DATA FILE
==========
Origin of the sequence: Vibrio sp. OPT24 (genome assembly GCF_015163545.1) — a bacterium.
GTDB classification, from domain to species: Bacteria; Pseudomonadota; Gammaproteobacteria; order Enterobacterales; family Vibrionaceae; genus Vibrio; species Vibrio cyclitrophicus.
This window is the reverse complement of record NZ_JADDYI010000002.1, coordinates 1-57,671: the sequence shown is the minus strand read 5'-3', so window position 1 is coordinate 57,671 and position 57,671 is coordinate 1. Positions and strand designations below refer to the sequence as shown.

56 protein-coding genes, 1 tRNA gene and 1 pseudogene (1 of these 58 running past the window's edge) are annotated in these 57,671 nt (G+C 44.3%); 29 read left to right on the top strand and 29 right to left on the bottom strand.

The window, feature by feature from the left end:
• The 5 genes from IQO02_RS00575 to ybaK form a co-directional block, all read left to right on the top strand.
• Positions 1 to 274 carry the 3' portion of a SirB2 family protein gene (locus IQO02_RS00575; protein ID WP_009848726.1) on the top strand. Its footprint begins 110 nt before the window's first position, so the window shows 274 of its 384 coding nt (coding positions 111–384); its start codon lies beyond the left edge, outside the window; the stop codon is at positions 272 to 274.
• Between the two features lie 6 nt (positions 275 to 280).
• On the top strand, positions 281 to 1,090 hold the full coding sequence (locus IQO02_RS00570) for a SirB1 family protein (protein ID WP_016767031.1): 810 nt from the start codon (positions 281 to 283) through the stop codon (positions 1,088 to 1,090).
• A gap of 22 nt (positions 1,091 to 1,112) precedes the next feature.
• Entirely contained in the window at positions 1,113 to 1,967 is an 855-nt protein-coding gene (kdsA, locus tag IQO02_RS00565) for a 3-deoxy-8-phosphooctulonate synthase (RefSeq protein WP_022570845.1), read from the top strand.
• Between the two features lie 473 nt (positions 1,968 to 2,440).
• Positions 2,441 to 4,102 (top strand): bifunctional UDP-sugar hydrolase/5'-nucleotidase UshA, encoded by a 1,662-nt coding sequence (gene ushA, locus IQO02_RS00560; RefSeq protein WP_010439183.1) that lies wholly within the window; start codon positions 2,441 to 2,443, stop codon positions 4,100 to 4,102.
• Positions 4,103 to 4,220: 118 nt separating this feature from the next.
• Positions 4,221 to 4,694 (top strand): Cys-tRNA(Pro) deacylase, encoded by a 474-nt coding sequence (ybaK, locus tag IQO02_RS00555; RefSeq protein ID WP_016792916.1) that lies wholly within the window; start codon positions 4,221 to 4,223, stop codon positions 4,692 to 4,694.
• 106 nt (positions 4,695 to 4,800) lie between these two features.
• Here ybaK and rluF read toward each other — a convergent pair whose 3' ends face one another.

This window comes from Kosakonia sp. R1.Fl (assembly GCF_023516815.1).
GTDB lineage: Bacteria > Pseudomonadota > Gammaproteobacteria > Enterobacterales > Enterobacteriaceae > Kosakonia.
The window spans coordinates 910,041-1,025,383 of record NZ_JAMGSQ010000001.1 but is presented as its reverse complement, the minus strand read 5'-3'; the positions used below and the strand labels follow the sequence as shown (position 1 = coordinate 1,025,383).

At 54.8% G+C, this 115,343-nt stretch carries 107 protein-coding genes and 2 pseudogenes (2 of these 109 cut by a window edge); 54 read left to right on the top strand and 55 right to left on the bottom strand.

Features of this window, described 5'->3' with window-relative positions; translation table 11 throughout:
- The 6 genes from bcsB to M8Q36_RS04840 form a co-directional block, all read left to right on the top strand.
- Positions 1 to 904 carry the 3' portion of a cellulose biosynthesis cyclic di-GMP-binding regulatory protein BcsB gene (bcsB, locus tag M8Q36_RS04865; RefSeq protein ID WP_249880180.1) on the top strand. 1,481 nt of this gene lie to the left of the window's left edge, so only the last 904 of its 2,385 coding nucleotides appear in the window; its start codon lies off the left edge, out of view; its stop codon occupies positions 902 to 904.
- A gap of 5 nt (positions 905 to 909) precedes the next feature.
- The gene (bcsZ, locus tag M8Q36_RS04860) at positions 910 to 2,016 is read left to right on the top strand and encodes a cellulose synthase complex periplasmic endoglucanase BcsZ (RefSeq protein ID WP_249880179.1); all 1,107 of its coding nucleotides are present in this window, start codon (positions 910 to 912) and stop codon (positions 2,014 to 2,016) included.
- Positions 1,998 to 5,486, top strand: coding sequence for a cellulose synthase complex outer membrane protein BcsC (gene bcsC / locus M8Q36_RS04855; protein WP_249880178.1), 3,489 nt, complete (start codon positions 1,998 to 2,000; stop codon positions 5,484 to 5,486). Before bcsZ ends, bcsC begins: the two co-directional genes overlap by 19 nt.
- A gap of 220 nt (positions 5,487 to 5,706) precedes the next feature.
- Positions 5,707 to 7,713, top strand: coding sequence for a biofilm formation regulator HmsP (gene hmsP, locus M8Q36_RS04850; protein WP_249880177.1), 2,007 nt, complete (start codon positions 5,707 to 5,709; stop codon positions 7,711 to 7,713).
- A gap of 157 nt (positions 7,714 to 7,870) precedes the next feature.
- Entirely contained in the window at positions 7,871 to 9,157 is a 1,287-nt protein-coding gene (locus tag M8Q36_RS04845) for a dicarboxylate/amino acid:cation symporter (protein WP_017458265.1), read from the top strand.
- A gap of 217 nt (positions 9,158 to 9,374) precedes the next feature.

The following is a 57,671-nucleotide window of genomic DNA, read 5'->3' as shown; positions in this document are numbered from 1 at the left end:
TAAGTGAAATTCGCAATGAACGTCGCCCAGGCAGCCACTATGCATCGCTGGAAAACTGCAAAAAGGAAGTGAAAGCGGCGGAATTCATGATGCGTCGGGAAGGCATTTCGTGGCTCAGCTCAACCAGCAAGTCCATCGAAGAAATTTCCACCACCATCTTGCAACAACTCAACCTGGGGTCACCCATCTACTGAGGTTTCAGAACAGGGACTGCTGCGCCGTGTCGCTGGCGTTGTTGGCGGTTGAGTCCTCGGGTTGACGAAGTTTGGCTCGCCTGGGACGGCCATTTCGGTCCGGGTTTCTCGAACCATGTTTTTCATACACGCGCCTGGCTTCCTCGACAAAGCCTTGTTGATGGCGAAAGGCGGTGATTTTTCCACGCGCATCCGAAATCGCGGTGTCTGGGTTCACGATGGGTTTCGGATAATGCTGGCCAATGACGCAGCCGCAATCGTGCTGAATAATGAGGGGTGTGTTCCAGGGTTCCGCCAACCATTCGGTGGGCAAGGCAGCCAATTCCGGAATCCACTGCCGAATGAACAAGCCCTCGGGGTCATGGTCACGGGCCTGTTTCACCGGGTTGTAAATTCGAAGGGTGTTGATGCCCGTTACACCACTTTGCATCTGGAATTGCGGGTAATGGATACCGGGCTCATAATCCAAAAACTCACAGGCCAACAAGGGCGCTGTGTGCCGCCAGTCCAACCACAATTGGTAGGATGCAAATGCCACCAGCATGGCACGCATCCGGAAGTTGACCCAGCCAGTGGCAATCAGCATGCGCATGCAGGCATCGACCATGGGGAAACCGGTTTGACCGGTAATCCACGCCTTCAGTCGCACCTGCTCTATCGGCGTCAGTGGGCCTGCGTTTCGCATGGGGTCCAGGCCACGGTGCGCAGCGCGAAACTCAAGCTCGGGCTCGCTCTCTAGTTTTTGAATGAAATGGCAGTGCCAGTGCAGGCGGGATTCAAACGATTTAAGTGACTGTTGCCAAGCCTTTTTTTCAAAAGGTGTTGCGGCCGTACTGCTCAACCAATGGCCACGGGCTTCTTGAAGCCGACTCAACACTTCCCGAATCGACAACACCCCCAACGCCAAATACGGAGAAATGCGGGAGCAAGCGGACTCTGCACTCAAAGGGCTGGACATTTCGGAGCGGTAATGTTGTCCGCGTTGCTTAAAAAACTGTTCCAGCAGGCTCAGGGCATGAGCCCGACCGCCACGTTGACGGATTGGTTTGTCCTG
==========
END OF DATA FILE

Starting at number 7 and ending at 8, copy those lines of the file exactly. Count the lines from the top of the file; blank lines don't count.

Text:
• Positions 1 to 274 carry the 3' portion of a SirB2 family protein gene (locus IQO02_RS00575; protein ID WP_009848726.1) on the top strand. Its footprint begins 110 nt before the window's first position, so the window shows 274 of its 384 coding nt (coding positions 111–384); its start codon lies beyond the left edge, outside the window; the stop codon is at positions 272 to 274.
• Between the two features lie 6 nt (positions 275 to 280).